[00208] FIGURE 21A is an illustration of an operation to perform loading indices from an array of indices and prefetching elements to be gathered at a later time from locations in memory based on those indices, according to embodiments of the present disclosure. In one embodiment, system 1800 may execute an instruction to perform an operation to load indices from an array of indices and prefetch elements to be gathered at a later time from locations in memory based on those indices. For example, a LoadlndicesAndPrefetchGather instruction may be executed. This instruction may include any suitable number and kind of operands, bits, flags, parameters, or other elements. A call of a LoadlndicesAndPrefetchGather instruction may reference base address in memory from which to calculate the addresses of the particular locations in memory at which data elements to be prefetched are stored. For example, the LoadlndicesAndPrefetchGather instruction may reference a pointer to the first location in a group of data element locations, some of which store data elements to be prefetched by the instruction. A call of a LoadlndicesAndPrefetchGather instruction may reference an array of indices in memory, each of which may specify an index value or offset from the base address usable to compute the address of a location that contains a data element to be prefetched by the instruction. In one embodiment, a call of a LoadlndicesAndPrefetchGather instruction may reference, in a scale-index-base (SIB) type memory addressing operand, an array of indices in memory and a base address register. The base address register may identify a base address in memory from which to calculate the addresses of the particular locations in memory at which data elements to be prefetched are stored. The array of indices in memory may specify an index or offset from the base address usable to compute the address of each data element to be prefetched by the instruction. For example, execution of the LoadlndicesAndPrefetchGather instruction may, for each index value in the array of indices stored in successive positions in the array of indices, cause the index value to be retrieved from the array of indices, an address of a particular data element stored in the memory to be computed based on the index value and the base address, the data element to be prefetched from the memory at the computed address, and the prefetched data element to be written to a cache.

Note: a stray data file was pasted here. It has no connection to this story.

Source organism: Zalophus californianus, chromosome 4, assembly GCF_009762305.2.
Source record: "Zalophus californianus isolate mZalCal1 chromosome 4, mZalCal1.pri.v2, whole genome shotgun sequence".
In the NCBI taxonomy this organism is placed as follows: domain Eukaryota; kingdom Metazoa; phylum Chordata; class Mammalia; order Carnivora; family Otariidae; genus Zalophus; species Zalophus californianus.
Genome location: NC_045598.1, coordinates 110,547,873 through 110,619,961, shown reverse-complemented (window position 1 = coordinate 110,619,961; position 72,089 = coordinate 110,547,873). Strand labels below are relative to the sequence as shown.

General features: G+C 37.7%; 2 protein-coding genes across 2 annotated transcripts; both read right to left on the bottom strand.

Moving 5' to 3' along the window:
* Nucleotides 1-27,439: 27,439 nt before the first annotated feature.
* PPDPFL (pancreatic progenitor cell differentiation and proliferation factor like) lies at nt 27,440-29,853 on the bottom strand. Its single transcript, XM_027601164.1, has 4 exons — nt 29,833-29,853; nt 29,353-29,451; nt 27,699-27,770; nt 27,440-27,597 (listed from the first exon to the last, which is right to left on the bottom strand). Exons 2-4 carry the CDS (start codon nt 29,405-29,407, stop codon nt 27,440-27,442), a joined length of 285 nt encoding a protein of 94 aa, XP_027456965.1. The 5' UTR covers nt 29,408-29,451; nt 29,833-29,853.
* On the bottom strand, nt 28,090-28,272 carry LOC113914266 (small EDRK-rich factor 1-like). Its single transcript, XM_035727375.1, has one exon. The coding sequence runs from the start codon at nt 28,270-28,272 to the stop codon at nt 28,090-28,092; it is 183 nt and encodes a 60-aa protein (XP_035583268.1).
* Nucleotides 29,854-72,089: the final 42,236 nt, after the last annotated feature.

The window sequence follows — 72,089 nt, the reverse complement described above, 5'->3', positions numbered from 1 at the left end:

[00209] In one embodiment, a call of a LoadlndicesAndPrefetchGather instruction may specify a scaling factor to be applied to each index value when computing a respective address of a data element to be prefetched by the instruction. In one embodiment, the scaling factor may be encoded in the SIB type memory addressing operand. In one embodiment, the scaling factor may be one, two, four or eight. The specified scaling factor may be dependent on the size of the individual data elements to be prefetched by the instruction. In one embodiment, a call of a LoadlndicesAndPrefetchGather instruction may include a cache hint parameter whose value indicates the level in the cache hierarchy into which data elements should be prefetched by the instruction. For example, a cache hint of "TO" may indicate that elements should be prefetched into a first level (LI) cache, and a cache hint of "Tl" may indicate that elements should be prefetched into a second level (L2) cache.